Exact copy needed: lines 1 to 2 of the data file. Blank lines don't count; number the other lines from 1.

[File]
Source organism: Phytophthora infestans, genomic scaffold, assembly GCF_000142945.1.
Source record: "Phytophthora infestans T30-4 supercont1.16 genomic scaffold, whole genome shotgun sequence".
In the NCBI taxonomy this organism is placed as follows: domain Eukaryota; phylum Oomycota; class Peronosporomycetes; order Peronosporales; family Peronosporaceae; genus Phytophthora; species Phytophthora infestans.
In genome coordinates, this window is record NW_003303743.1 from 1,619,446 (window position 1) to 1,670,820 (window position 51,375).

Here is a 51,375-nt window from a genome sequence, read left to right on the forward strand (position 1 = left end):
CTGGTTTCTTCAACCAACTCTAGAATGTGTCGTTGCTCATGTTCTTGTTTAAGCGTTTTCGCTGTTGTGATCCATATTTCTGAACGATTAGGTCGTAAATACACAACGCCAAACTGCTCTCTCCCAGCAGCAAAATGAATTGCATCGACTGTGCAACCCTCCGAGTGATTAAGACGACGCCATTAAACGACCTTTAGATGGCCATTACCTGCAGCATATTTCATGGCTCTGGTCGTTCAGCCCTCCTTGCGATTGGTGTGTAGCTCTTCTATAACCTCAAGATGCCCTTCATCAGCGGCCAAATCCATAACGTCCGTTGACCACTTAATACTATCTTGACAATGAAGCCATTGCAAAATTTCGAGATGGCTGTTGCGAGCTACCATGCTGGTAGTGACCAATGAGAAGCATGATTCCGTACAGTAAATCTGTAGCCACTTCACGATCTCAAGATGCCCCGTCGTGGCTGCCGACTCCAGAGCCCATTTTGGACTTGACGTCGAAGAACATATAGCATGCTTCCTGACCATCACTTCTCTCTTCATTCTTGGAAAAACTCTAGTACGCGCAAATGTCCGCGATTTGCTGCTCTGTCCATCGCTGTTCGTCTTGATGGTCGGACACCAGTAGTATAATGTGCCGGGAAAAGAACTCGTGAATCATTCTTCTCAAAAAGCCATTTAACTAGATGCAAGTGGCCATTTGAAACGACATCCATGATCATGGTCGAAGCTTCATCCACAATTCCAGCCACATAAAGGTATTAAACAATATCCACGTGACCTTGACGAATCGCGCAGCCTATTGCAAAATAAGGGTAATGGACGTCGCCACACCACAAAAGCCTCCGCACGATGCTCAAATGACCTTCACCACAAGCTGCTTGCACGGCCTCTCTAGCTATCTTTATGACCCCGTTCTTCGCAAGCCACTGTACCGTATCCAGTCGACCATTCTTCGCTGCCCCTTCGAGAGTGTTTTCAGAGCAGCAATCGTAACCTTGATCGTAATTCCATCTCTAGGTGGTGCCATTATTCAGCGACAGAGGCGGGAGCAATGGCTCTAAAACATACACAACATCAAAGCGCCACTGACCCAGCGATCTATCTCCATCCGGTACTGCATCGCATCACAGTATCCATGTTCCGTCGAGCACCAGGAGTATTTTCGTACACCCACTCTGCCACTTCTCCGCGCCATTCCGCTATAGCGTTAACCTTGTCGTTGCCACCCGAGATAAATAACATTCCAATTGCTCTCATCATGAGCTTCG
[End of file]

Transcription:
Source organism: Phytophthora infestans, genomic scaffold, assembly GCF_000142945.1.
Source record: "Phytophthora infestans T30-4 supercont1.16 genomic scaffold, whole genome shotgun sequence".